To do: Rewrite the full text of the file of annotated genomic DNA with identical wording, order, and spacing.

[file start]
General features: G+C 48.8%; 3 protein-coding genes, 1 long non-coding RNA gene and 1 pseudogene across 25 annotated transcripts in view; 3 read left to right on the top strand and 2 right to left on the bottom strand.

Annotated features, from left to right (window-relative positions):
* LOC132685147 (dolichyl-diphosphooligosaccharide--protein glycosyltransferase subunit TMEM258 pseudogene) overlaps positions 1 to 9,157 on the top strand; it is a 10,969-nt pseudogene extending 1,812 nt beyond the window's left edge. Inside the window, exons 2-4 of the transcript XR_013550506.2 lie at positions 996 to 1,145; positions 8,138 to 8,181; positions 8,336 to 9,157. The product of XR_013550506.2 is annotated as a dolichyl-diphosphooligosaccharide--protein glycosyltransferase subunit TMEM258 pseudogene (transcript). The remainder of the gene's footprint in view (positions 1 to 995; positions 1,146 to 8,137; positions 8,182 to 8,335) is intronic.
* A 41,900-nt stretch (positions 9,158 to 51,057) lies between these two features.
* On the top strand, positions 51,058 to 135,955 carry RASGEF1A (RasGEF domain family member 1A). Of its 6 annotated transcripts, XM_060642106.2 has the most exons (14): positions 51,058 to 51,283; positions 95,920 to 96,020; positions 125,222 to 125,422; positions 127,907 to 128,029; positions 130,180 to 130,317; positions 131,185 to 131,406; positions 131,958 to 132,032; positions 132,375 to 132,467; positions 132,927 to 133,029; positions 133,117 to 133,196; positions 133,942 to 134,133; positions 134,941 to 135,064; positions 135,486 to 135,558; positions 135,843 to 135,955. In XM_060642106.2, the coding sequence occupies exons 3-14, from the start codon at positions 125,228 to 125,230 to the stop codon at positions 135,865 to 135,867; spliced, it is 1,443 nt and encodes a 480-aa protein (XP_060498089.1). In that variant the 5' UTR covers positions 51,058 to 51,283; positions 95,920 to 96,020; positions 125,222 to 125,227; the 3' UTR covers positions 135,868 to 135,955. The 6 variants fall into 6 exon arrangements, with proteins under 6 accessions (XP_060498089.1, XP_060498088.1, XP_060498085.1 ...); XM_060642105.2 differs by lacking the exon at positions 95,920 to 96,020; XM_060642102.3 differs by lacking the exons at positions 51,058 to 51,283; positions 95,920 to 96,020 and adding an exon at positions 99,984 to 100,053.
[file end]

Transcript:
General features: G+C 48.8%; 3 protein-coding genes, 1 long non-coding RNA gene and 1 pseudogene across 25 annotated transcripts in view; 3 read left to right on the top strand and 2 right to left on the bottom strand.

Annotated features, from left to right (window-relative positions):
* LOC132685147 (dolichyl-diphosphooligosaccharide--protein glycosyltransferase subunit TMEM258 pseudogene) overlaps positions 1 to 9,157 on the top strand; it is a 10,969-nt pseudogene extending 1,812 nt beyond the window's left edge. Inside the window, exons 2-4 of the transcript XR_013550506.2 lie at positions 996 to 1,145; positions 8,138 to 8,181; positions 8,336 to 9,157. The product of XR_013550506.2 is annotated as a dolichyl-diphosphooligosaccharide--protein glycosyltransferase subunit TMEM258 pseudogene (transcript). The remainder of the gene's footprint in view (positions 1 to 995; positions 1,146 to 8,137; positions 8,182 to 8,335) is intronic.
* A 41,900-nt stretch (positions 9,158 to 51,057) lies between these two features.
* On the top strand, positions 51,058 to 135,955 carry RASGEF1A (RasGEF domain family member 1A). Of its 6 annotated transcripts, XM_060642106.2 has the most exons (14): positions 51,058 to 51,283; positions 95,920 to 96,020; positions 125,222 to 125,422; positions 127,907 to 128,029; positions 130,180 to 130,317; positions 131,185 to 131,406; positions 131,958 to 132,032; positions 132,375 to 132,467; positions 132,927 to 133,029; positions 133,117 to 133,196; positions 133,942 to 134,133; positions 134,941 to 135,064; positions 135,486 to 135,558; positions 135,843 to 135,955. In XM_060642106.2, the coding sequence occupies exons 3-14, from the start codon at positions 125,228 to 125,230 to the stop codon at positions 135,865 to 135,867; spliced, it is 1,443 nt and encodes a 480-aa protein (XP_060498089.1). In that variant the 5' UTR covers positions 51,058 to 51,283; positions 95,920 to 96,020; positions 125,222 to 125,227; the 3' UTR covers positions 135,868 to 135,955. The 6 variants fall into 6 exon arrangements, with proteins under 6 accessions (XP_060498089.1, XP_060498088.1, XP_060498085.1 ...); XM_060642105.2 differs by lacking the exon at positions 95,920 to 96,020; XM_060642102.3 differs by lacking the exons at positions 51,058 to 51,283; positions 95,920 to 96,020 and adding an exon at positions 99,984 to 100,053.